Camden Council sues Grenfell contractor for cladding costs
THE COUNCIL has sued Rydon and other firms for funds to cover its costs for removing and replacing combustible cladding on five of its own high rise blocks.
The Guardian reported on the beginning of court based claims from Camden Council against Rydon – the contractor that refurbished Grenfell Tower prior to the June 2017 fire – for £130m for work on ‘five other tower blocks’ that had similarly combustible cladding, ‘because the government has allegedly not released enough money to cover the costs of making them safe’.
Rydon’s construction and maintenance arms, and a number of other firms ‘originally involved’ in refurbishment works at Camden’s Chalcots estate – including Faithful+Gould, United Living South and the currently being liquidated Partners for Improvement in Camden – are the subject of the councils claims, totalling £130m, ‘to cover the costs of stripping combustible cladding, employing fire marshals and fixing inadequate internal fire stopping measures and fire doors’.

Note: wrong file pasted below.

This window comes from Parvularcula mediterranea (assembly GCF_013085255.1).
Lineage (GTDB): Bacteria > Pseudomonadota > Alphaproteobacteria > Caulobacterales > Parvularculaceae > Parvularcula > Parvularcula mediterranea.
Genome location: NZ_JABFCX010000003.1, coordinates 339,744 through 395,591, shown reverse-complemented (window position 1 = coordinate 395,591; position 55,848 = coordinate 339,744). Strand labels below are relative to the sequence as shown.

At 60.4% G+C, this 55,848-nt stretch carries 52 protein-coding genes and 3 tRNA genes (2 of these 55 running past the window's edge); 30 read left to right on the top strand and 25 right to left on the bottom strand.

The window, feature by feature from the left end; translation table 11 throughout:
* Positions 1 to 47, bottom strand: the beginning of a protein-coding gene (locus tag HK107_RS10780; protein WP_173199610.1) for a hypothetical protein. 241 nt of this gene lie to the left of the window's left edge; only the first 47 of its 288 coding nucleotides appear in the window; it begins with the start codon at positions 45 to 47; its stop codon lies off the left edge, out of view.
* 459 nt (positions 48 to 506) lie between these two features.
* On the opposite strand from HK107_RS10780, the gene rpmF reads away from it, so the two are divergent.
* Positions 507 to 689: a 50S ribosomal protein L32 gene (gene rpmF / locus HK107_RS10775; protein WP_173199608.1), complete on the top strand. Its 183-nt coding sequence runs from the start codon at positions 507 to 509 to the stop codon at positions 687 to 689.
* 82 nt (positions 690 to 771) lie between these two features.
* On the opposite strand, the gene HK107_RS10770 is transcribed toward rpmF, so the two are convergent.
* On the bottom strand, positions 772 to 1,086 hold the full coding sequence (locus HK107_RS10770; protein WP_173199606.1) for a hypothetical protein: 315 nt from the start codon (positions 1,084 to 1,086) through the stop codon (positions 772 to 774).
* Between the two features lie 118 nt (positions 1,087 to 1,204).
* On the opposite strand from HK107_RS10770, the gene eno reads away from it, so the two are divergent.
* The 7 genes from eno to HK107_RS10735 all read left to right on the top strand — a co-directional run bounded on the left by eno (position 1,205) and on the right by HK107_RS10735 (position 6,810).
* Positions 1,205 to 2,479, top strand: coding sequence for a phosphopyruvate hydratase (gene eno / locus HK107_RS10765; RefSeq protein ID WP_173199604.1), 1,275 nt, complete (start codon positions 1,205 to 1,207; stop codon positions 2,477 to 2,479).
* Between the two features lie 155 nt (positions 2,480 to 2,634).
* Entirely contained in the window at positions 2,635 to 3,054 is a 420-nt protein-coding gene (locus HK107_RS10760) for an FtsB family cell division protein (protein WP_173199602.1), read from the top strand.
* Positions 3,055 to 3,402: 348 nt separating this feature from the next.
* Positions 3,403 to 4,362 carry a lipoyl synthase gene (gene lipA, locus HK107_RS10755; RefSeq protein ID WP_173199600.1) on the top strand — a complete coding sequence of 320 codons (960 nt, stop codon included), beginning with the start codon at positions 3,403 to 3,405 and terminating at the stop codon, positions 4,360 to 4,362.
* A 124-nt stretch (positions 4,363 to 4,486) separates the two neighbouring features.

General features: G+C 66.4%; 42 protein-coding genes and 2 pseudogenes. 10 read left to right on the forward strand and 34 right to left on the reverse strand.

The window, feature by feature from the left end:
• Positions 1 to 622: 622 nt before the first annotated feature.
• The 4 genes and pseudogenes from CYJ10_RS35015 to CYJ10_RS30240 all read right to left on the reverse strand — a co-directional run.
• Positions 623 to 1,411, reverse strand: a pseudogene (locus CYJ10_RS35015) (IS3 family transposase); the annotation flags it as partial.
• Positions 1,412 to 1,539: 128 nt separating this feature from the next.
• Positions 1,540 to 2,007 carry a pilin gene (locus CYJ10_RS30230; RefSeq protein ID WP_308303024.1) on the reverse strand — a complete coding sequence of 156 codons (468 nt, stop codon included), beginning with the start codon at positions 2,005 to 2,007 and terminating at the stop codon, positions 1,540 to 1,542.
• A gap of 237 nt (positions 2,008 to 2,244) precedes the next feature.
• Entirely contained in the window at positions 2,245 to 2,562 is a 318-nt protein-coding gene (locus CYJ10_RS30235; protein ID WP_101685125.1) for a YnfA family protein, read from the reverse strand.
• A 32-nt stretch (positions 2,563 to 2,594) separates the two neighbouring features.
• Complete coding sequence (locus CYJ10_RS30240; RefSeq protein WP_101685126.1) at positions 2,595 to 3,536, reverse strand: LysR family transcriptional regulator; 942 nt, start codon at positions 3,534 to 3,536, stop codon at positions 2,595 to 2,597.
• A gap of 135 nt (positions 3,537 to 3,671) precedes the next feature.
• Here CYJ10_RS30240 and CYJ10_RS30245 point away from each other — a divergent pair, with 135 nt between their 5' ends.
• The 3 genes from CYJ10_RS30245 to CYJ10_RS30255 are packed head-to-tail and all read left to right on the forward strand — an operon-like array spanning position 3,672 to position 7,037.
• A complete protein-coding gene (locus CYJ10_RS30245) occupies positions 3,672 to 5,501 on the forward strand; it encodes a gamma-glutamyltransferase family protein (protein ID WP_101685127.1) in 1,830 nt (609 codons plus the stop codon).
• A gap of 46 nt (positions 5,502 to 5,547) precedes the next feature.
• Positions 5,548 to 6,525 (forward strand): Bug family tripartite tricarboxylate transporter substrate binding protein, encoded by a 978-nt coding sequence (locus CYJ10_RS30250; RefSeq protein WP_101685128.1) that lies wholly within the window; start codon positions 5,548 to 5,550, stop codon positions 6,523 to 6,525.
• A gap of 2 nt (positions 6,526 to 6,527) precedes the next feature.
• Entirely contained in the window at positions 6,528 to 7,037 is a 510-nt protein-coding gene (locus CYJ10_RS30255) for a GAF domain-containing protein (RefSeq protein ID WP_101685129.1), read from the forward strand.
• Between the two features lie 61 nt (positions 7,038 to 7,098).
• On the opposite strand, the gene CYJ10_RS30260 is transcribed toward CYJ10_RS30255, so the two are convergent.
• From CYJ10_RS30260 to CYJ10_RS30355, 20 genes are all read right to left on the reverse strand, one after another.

The government had previously provided the council with £80m to cover the costs of works, after over 1,000 residents of the estate had to be evacuated post Grenfell, but The Guardian noted that this amount ‘is not enough to make the buildings safe’ according to the council, and if successful the action ‘could pave the way for dozens of other councils and social landlords to sue builders and developers’. The case is being heard in the High Court’s technology and construction division.
A council spokesman commented: ‘The PFI agreement for refurbishment and maintenance of the Chalcots estate was entered into in good faith and fundamental to this was our expectation that the Chalcots towers would be safe for our residents. We should not have been put in a position where we were left with no option but to evacuate residents from their homes on a Friday night.
‘The costs of the supporting residents during the evacuation and level of work required at the Chalcots made a major impact on our reserves. Clearly, it would not be right for residents and, by extension, the public purse, to foot the bill for what has been a private contractor failure.’